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Jeb Bush’s Problem Is Jeb Bush

My colleague (and boss) Nate Silver believes Jeb Bush is “probably toast.” He isn’t alone: A bunch of pundits are saying Bush is finished. I’m not sure I would go that far; there is no clear front-runner in either the endorsement race (which Bush nominally leads) or the money race (which Bush also leads, if you count super PAC money). With the Republican field in such disarray, I’m hesitant to predict anything with certainty.

But while I don’t think Bush’s demise is a fait accompli, I definitely agree that he’s in serious trouble. Bush isn’t going to win any primaries if his popularity among Republicans continues to plummet.

No candidate’s net favorability — the share of Republicans who view a candidate favorably minus the share who view him or her negatively — has fallen more than Bush’s since mid-June, when Bush and Donald Trump entered the race. Here are all the candidates’ net favorability ratings over that span, in a chart we put together before Wednesday’s Republican debate.


Bush’s net favorability has dropped 28 percentage points since mid-June, while the average candidate’s net favorability declined by just 5 percentage points.

Bush’s falling favorability is, of course, a very bad sign for his candidacy. It suggests that Bush’s fall in the horse-race polls isn’t merely due to other candidates doing better. Instead, Bush seems to be doing worse. Put another way, the more Republican voters get to know Bush, the less they seem to like him. Attacking other candidates, such as when Bush went after Marco Rubio on Wednesday night, is unlikely to solve Bush’s problem.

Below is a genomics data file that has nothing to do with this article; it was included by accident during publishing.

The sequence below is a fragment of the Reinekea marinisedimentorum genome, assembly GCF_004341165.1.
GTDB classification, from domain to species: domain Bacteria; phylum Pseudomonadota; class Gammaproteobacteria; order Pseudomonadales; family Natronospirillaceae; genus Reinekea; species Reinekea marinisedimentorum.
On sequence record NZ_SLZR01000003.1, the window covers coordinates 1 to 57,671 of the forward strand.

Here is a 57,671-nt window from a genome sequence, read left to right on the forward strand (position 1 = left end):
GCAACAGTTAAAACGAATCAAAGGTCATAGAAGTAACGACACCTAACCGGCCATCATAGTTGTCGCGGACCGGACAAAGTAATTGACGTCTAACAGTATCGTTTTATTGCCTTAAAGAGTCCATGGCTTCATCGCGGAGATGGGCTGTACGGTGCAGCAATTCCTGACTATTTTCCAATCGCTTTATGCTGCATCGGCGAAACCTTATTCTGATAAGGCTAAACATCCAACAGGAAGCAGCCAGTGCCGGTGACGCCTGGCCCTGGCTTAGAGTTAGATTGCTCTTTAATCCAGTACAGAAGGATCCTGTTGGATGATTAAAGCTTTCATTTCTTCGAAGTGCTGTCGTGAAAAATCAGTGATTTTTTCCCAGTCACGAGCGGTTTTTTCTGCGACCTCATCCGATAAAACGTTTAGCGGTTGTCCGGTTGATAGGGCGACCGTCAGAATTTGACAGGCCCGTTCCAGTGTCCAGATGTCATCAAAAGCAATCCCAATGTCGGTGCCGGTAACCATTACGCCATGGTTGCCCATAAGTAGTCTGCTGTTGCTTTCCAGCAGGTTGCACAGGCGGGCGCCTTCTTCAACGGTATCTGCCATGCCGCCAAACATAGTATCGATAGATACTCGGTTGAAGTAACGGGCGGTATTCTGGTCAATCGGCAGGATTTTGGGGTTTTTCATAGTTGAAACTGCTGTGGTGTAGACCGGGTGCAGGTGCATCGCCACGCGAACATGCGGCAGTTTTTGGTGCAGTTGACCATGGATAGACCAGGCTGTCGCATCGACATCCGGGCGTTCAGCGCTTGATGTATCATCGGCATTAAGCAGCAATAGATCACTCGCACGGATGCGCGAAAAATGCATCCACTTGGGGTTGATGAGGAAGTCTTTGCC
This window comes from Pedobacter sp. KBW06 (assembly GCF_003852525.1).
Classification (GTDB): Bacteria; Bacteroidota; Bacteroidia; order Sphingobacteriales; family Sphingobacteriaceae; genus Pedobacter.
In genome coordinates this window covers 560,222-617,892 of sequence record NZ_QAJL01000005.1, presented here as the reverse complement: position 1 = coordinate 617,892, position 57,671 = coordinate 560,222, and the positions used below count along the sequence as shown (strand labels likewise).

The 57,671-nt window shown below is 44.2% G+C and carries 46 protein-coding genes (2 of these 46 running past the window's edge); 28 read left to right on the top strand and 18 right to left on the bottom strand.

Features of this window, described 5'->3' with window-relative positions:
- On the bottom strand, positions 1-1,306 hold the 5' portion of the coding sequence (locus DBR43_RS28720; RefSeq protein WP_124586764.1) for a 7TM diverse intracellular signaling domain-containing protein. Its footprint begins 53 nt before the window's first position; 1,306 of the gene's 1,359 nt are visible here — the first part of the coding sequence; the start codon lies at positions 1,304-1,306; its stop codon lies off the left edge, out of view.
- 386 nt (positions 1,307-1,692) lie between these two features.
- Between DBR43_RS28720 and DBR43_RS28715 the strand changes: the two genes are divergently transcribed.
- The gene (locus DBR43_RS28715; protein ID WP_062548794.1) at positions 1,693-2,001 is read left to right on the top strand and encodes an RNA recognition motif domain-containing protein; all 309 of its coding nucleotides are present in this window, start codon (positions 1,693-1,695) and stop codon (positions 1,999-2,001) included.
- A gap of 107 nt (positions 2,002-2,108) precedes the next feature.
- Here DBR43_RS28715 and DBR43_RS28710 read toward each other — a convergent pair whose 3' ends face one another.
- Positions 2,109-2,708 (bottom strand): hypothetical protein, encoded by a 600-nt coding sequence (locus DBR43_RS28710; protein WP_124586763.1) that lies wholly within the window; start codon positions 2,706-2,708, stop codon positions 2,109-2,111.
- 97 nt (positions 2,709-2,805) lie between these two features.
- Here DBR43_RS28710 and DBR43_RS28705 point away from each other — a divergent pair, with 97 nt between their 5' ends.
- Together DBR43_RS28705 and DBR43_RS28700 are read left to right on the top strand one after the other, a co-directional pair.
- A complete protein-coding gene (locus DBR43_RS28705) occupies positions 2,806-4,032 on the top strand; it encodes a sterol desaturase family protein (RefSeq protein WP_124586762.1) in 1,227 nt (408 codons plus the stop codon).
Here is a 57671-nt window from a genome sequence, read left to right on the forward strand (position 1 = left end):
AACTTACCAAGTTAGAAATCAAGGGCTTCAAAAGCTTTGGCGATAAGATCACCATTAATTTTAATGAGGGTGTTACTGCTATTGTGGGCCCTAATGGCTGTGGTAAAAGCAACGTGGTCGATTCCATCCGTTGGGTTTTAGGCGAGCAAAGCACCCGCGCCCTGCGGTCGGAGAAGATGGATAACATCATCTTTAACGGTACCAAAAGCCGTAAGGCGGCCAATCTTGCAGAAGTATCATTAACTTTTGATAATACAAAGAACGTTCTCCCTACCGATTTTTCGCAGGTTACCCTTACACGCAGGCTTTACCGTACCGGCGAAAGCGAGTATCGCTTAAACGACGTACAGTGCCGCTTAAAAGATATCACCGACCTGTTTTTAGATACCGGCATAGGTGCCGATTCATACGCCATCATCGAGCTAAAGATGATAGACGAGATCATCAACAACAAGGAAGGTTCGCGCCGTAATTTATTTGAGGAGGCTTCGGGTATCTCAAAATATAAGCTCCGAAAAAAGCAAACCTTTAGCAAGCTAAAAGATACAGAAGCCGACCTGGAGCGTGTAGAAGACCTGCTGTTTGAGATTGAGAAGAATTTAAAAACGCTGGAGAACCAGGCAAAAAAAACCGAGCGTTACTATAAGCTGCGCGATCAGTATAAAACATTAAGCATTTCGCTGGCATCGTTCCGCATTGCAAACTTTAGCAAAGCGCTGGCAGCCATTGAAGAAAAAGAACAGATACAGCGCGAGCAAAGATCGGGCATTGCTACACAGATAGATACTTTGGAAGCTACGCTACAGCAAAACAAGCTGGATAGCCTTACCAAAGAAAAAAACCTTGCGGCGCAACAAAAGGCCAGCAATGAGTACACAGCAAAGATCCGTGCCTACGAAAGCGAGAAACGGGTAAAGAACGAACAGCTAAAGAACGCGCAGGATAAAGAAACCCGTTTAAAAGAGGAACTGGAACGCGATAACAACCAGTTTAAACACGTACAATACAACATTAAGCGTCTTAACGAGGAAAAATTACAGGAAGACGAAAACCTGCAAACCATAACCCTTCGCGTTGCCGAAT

Right now, Bush’s net favorability, per YouGov, is better than just two other candidates who appeared in the main-stage debate: Chris Christie and Rand Paul. It’s worse than Trump’s, whose net favorability is far below what we’d expect of a future nominee based on his high name recognition.1

But here’s one ray of hope for Bush: Trump has already proven that voters can change their mind about a candidate quickly. Trump’s net favorability has spiked and plummeted multiple times. Of course, Republicans have been changing their mind about Bush — just all in a negative direction.


  1. Bush, like Trump, is unpopular and well known — not a good combination.

Harry Enten was a senior political writer and analyst for FiveThirtyEight.